A 28-year-old man has been arrested by armed police officers after a woman, who is believed to be pregnant, was stabbed in a “targeted attack” in the village of Aberfan in south Wales.
The attack led to armed officers combing Aberfan and nearby villages in search of the suspect while local schools and a childcare centre were put into lockdown.
On Tuesday, South Wales police said in a statement: “Following a report that a 29-year-old woman had been stabbed on Moy Road, Aberfan this morning, officers have arrested a 28-year-old man from Merthyr on suspicion of attempted murder. He is currently in police custody.”
Police said the man and woman were known to each other.
Ch Insp Rob Miles said: “I appreciate that there will be a real sense of shock within the local community with the attack having happened in broad daylight. I would like to reassure the public that we believe this to be a targeted attack.
“There will be an increased police presence in the area over the coming days to provide reassurance to local residents and the wider community.
“I would like to thank the local community for their patience and support throughout today’s police operation whilst we traced and arrested the suspect.”
The woman remains in hospital with injuries which are not believed to be life-threatening at this time.
Schools will open as normal on Wednesday.
The woman was taken by ambulance to hospital after the incident in Aberfan, south of Merthyr Tydfil, at about 9.10am. Residents said they believed the woman is pregnant.
At about 3.30pm, armed police arrived at a street in the nearby village of Troedyrhiw, three miles from the scene of the stabbing. Neighbours said one man was taken away from a terraced house by the police.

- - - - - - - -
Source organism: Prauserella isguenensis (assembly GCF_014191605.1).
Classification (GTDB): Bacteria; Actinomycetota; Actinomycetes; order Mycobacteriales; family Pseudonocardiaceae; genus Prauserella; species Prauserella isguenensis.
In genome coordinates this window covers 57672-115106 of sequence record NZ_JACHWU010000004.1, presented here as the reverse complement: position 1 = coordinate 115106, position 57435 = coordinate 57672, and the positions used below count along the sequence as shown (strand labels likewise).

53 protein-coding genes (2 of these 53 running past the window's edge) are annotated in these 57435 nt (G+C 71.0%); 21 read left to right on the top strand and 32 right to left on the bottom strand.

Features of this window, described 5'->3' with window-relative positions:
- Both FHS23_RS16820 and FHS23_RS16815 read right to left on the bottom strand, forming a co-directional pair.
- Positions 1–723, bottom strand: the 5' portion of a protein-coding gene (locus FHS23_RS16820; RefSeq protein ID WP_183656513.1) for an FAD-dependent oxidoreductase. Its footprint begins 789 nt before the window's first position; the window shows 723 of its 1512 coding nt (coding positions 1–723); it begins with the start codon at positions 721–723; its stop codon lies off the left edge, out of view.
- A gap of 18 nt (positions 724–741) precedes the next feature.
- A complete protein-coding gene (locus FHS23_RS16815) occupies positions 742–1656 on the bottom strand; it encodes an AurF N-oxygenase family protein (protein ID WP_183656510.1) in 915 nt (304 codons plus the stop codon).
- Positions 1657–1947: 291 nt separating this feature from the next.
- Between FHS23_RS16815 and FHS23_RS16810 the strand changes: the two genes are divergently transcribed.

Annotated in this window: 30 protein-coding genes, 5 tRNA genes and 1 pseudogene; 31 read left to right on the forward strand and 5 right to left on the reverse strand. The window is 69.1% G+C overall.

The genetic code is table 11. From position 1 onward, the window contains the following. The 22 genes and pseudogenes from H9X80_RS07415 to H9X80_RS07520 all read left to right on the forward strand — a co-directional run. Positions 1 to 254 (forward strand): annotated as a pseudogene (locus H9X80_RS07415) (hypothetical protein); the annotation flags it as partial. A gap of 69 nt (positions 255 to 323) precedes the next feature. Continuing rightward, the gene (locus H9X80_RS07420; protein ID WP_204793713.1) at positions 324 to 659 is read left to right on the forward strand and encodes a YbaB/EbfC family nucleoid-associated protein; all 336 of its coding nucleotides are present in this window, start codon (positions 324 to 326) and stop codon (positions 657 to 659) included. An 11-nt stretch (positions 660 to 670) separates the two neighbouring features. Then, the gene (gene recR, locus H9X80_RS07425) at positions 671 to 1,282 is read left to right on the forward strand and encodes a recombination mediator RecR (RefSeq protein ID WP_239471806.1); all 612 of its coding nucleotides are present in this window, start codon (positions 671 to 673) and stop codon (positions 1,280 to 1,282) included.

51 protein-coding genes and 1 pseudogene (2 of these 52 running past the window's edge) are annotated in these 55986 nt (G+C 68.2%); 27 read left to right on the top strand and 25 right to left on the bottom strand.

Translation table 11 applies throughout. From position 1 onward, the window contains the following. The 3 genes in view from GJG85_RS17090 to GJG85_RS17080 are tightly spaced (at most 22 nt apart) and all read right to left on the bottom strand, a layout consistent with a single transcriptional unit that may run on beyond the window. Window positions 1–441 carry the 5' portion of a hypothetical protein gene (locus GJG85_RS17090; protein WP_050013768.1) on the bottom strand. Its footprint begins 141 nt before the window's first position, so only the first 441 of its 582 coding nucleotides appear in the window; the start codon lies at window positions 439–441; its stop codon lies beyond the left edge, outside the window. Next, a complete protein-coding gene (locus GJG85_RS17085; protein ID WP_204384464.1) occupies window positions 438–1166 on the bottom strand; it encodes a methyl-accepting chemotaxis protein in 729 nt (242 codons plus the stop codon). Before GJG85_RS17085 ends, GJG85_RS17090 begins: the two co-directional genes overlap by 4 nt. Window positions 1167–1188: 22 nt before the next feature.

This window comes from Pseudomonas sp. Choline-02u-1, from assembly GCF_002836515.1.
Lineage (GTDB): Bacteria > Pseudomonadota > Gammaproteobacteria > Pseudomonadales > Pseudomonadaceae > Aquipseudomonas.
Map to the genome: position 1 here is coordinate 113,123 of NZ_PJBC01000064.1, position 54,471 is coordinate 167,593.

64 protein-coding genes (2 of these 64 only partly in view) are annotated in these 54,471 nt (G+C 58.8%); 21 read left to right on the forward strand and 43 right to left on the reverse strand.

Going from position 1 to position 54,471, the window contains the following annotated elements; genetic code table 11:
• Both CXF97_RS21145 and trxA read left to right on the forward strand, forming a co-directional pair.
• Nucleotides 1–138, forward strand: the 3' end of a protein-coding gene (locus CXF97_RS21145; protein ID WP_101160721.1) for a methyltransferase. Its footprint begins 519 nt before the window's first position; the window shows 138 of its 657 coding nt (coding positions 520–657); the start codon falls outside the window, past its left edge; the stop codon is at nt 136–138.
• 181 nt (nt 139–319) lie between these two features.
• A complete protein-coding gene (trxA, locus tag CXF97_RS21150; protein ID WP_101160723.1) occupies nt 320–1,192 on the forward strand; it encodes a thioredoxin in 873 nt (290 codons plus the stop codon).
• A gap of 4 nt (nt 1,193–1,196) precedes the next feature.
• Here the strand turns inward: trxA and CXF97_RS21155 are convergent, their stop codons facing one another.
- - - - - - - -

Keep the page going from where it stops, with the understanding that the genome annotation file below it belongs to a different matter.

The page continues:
Lynette Tyner said: “He came out in bare feet. He was handcuffed. They put a hoodie over his face so you couldn’t see who it was. He came out calmly.”
Witnesses to the attack described how neighbours went to help the woman.
Katie Roberts, who was one of the first on the scene, said: “I was at home when I heard screaming and thought it was kids messing about.
“But I looked out of the window and saw a man with a large knife in his hand standing over a woman on the road outside.”
The veterinary nurse said the woman was still conscious but bleeding quite badly from several stab wounds. She said: “She was very brave and worried about her baby – she is 37 weeks pregnant.
“It was shocking, another neighbour dialled 999 and the police were here quickly. I’m just hoping she is going to be all right.”
Gareth Jones, a local resident, said of the woman: “She’s not been here for long and was heavily pregnant. She was taking her child to one of the local schools when this man came out of nowhere.”
An air ambulance landed on the nearby Taff Trail walking track to take the woman to the University Hospital of Wales in Cardiff.
Jones, 64, said: “Another police helicopter was hovering above the village and the street has been cordoned off.”
The attack happened close to the scene of the 1966 Aberfan disaster, in which 116 children and 28 adults were killed when a colliery tip collapsed on to the village school.
Jones, one of the few children to survive the catastrophe, said: “The air ambulance landed behind the Aberfan disaster memorial gardens. This is the most police activity we’ve had in the village since that dreadful day. There are forensic officers in white suits at the spot where she was attacked. Everyone is just praying the woman is going to be OK.”
Local schools went into lockdown after the attack. At home time – before the arrest – police stood guard at the gates of Ynysowen community primary school and pupils were allowed out in small groups at a time with teachers making sure they were picked up by their parents. None were allowed to walk home alone.
The Welsh ambulance service said: “We sent one emergency ambulance, one air ambulance and one Cymru high acuity response unit to the scene where advanced critical care support was delivered by the emergency medical retrieval and transfer service. We conveyed one patient by road to University hospital of Wales, Cardiff for further treatment.”
Rhiannon Davies, the headteacher of Greenfield school, which is 2.5 miles away from Moy Road, posted on X: “We are aware of an ongoing police incident in Aberfan. We just wanted to reassure you that as a precaution we are keeping the pupils safe inside the building, and all perimeter gates are locked.”
The Trinity childcare and family centre also locked its doors to keep staff and children safe.